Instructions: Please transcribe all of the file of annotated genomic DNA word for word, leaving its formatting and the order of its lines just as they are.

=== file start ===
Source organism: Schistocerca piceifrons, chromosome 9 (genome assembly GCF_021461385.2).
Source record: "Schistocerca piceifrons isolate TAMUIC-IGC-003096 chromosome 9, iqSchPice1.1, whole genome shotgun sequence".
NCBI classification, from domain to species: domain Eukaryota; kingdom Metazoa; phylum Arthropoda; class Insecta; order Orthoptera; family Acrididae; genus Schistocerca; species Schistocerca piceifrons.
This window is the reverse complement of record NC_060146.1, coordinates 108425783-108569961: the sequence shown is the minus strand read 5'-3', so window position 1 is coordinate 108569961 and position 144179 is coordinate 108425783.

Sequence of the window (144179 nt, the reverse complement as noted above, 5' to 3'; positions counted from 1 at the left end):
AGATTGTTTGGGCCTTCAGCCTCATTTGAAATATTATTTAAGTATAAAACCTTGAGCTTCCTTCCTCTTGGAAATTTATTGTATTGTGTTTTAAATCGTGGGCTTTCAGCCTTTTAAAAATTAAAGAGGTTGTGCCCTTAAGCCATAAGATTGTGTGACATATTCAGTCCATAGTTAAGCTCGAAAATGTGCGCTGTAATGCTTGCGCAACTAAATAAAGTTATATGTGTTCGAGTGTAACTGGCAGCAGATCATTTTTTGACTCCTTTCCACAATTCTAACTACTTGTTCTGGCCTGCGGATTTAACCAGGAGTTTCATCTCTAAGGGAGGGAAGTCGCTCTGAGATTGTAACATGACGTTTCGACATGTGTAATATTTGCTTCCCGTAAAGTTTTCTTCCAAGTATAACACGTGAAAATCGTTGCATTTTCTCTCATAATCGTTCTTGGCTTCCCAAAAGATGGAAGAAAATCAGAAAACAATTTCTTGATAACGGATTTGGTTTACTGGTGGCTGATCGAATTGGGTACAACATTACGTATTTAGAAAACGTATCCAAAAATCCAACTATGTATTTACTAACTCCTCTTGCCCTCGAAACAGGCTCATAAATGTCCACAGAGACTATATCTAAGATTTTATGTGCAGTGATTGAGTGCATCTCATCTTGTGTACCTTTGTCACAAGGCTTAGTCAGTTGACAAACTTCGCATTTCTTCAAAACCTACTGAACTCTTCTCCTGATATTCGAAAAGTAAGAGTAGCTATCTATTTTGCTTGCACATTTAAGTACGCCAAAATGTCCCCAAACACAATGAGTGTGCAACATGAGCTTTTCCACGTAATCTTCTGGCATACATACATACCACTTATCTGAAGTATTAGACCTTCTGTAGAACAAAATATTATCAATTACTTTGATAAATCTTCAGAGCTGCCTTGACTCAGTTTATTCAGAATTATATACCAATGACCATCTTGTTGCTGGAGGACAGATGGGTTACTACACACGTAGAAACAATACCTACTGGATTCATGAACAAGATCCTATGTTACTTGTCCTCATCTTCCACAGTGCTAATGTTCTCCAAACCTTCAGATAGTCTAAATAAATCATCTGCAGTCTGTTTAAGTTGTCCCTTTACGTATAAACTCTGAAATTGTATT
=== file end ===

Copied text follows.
Source organism: Schistocerca piceifrons, chromosome 9 (genome assembly GCF_021461385.2).
Source record: "Schistocerca piceifrons isolate TAMUIC-IGC-003096 chromosome 9, iqSchPice1.1, whole genome shotgun sequence".
NCBI classification, from domain to species: domain Eukaryota; kingdom Metazoa; phylum Arthropoda; class Insecta; order Orthoptera; family Acrididae; genus Schistocerca; species Schistocerca piceifrons.
This window is the reverse complement of record NC_060146.1, coordinates 108425783-108569961: the sequence shown is the minus strand read 5'-3', so window position 1 is coordinate 108569961 and position 144179 is coordinate 108425783.

Sequence of the window (144179 nt, the reverse complement as noted above, 5' to 3'; positions counted from 1 at the left end):
AGATTGTTTGGGCCTTCAGCCTCATTTGAAATATTATTTAAGTATAAAACCTTGAGCTTCCTTCCTCTTGGAAATTTATTGTATTGTGTTTTAAATCGTGGGCTTTCAGCCTTTTAAAAATTAAAGAGGTTGTGCCCTTAAGCCATAAGATTGTGTGACATATTCAGTCCATAGTTAAGCTCGAAAATGTGCGCTGTAATGCTTGCGCAACTAAATAAAGTTATATGTGTTCGAGTGTAACTGGCAGCAGATCATTTTTTGACTCCTTTCCACAATTCTAACTACTTGTTCTGGCCTGCGGATTTAACCAGGAGTTTCATCTCTAAGGGAGGGAAGTCGCTCTGAGATTGTAACATGACGTTTCGACATGTGTAATATTTGCTTCCCGTAAAGTTTTCTTCCAAGTATAACACGTGAAAATCGTTGCATTTTCTCTCATAATCGTTCTTGGCTTCCCAAAAGATGGAAGAAAATCAGAAAACAATTTCTTGATAACGGATTTGGTTTACTGGTGGCTGATCGAATTGGGTACAACATTACGTATTTAGAAAACGTATCCAAAAATCCAACTATGTATTTACTAACTCCTCTTGCCCTCGAAACAGGCTCATAAATGTCCACAGAGACTATATCTAAGATTTTATGTGCAGTGATTGAGTGCATCTCATCTTGTGTACCTTTGTCACAAGGCTTAGTCAGTTGACAAACTTCGCATTTCTTCAAAACCTACTGAACTCTTCTCCTGATATTCGAAAAGTAAGAGTAGCTATCTATTTTGCTTGCACATTTAAGTACGCCAAAATGTCCCCAAACACAATGAGTGTGCAACATGAGCTTTTCCACGTAATCTTCTGGCATACATACATACCACTTATCTGAAGTATTAGACCTTCTGTAGAACAAAATATTATCAATTACTTTGATAAATCTTCAGAGCTGCCTTGACTCAGTTTATTCAGAATTATATACCAATGACCATCTTGTTGCTGGAGGACAGATGGGTTACTACACACGTAGAAACAATACCTACTGGATTCATGAACAAGATCCTATGTTACTTGTCCTCATCTTCCACAGTGCTAATGTTCTCCAAACCTTCAGATAGTCTAAATAAATCATCTGCAGTCTGTTTAAGTTGTCCCTTTACGTATAAACTCTGAAATTGTATT